Review: Garrison Brothers Texas Straight Bourbon (Fall 2013)
Review: Garrison Brothers Texas Straight Bourbon (Fall 2013)
Hye is one of those tiny towns that everyone from Texas (including myself) has heard of, but no one actually knows where it is. There it lies, on the road from Austin to Fredericksburg, and it’s here where Garrison Brothers is making some fine “micro” whiskey.
The brothers Garrison don’t disclose their exact mashbill on this, their flagship product, but it’s about 3/4 local corn (#1 Panhandle White, in case you’re curious), along with estate-grown wheat and malted barley (not local) making up the rest. At present, the whiskey is aged for two years in American oak barrels before bottling. But intriguingly, Garrison doesn’t just say that its product could change over time, rather the distillery insists that it will.
Garrison Brothers takes a vintage-based approach to whiskeymaking, insisting that each year’s product should be better than the last. That began with its first batch in 2008. Reviewed below is a bottle distilled in 2010 and released in Fall 2013 (bottle number 453). Garrison insists it should be better than the whiskey in 2009, just as the whiskey from 2011 should be an improvement over this. (As of late 2013, six different “vintages” had been released — more than one vintage is produced each year.) The only question is whether it can really deliver on that promise, which we hope to put to the test over the next decade or so. The company says it is now warehousing some 5000 barrels of product.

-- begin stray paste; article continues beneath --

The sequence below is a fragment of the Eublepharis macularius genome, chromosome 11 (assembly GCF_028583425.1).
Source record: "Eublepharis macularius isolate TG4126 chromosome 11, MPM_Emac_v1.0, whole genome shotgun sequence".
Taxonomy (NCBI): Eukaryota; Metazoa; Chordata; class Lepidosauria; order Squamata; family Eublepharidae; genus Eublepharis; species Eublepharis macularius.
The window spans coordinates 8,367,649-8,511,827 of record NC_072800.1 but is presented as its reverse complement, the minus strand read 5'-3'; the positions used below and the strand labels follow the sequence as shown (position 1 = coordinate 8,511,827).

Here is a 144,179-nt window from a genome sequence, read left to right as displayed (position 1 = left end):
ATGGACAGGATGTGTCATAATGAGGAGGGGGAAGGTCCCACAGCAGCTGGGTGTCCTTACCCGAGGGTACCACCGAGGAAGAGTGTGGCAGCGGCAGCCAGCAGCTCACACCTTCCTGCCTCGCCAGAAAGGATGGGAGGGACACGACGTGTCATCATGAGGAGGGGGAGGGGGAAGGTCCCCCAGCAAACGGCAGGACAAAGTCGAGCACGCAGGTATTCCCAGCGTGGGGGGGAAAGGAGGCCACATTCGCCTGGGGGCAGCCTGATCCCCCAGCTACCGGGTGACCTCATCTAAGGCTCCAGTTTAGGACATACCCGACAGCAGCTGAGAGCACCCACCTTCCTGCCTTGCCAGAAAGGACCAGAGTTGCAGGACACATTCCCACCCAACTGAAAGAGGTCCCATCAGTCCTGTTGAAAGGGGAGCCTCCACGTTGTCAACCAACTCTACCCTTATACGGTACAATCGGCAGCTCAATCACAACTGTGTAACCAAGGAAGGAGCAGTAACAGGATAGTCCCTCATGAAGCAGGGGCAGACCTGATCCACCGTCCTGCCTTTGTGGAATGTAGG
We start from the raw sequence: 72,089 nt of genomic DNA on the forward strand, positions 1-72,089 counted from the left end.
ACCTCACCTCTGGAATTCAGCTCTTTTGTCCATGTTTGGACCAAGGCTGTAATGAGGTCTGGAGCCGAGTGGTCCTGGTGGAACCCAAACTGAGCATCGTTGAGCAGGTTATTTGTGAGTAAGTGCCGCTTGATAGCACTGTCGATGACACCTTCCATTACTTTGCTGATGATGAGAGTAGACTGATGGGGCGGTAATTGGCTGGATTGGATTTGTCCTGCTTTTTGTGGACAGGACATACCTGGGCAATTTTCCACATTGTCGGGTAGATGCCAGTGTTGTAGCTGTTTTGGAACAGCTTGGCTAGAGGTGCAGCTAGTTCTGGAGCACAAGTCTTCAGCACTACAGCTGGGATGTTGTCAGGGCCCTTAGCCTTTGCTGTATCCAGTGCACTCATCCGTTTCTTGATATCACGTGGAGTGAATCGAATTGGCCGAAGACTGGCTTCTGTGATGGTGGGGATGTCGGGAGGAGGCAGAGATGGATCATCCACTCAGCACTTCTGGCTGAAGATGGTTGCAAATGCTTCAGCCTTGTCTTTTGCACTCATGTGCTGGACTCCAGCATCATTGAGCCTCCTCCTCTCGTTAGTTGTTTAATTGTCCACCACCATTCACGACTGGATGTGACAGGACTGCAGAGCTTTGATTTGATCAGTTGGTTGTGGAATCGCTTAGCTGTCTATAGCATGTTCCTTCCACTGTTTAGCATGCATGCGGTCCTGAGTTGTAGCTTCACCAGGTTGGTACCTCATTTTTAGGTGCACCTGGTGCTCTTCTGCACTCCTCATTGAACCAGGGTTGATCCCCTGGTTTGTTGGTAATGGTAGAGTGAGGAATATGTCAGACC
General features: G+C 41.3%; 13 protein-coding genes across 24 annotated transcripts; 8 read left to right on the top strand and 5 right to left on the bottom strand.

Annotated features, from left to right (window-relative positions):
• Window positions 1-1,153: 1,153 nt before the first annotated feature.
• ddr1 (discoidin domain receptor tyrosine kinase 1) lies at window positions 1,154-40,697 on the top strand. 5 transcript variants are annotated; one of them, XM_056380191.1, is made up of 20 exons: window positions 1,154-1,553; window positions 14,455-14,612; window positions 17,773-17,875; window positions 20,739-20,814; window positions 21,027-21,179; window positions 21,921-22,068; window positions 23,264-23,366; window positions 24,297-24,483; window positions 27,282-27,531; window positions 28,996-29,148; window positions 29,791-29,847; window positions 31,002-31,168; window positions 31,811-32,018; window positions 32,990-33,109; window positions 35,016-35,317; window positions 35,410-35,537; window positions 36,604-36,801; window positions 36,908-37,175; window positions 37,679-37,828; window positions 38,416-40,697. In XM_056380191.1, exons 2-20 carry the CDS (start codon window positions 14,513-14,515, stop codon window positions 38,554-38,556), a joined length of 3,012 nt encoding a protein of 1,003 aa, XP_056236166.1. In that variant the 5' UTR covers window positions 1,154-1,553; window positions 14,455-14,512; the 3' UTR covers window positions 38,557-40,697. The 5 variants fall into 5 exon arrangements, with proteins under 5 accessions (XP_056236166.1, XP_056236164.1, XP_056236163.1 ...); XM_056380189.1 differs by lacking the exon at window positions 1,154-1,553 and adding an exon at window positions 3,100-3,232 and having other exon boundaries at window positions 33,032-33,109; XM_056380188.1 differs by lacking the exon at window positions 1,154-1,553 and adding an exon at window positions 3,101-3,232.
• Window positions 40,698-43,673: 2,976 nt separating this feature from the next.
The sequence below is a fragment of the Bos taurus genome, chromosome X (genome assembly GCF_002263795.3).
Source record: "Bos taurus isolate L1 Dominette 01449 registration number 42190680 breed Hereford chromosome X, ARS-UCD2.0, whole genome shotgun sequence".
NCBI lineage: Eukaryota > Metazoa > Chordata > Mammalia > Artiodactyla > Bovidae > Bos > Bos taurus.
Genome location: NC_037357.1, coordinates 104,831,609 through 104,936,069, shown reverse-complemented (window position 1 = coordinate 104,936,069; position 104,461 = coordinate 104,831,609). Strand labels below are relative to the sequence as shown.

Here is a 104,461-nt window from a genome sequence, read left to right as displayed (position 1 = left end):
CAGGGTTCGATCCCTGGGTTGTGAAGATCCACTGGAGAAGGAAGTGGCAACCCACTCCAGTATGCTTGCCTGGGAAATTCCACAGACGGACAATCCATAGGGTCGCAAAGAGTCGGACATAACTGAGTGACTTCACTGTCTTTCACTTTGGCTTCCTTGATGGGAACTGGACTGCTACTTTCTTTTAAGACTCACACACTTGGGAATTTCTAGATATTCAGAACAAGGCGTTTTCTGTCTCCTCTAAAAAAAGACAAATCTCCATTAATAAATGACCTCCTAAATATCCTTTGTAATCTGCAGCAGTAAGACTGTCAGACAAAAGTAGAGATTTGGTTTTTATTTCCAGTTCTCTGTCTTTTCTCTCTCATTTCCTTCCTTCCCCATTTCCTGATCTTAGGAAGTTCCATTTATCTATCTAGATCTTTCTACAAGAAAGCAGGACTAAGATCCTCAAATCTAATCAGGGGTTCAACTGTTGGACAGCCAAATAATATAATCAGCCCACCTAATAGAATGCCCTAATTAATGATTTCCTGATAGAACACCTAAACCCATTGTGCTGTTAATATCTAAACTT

As for the whiskey we have here, it’s burly, frontier stuff with plenty of kick. The nose is strong with wood, lumberyard notes intermingled with hints of vanilla and caramel. The body reveals far more — eventually. That wood character is powerful up front, to the point where you wonder if that’s the whole show. It isn’t until the finish gets going where Garrison Brothers’ other characteristics begin to shine. As it’s but two years old, there’s plenty of youthful roasted corn here, but unlike many other young whiskeys, those notes are balanced with some more exciting, and more mature, flavors. There’s deep, almost burnt, caramel here, as well as brown butter, cloves, and some chili powder. This all develops more seamlessly and interestingly than you’d think — and all at the end. Give this whiskey ample time in the glass — Garrison recommends a cube of ice — and you’ll see the popcorn settle down and the other components really begin to build up.
Fun, fun stuff, although quite expensive for the drinker used to $25 bottlings from Kentucky. No matter: I’m looking forward to seeing the Garrison Brothers’ next act!
94 proof. Reviewed: Fall 2013 release.
A- / $75 / garrisonbros.com [BUY IT NOW FROM CASKERS]
We did the Distillery tour last weekend for Father’s Day, and my husband Cary was able to spend a few minutes chatting with Master Distiller Donnis Todd. He shared an interesting tidbit – fall and spring releases have very different taste profiles – fall is more traditional (carmel, vanilla) while spring is more spicy (his word). We picked up a bottle of the Single Barrel, which hasn’t been opened yet, but am looking forward to it!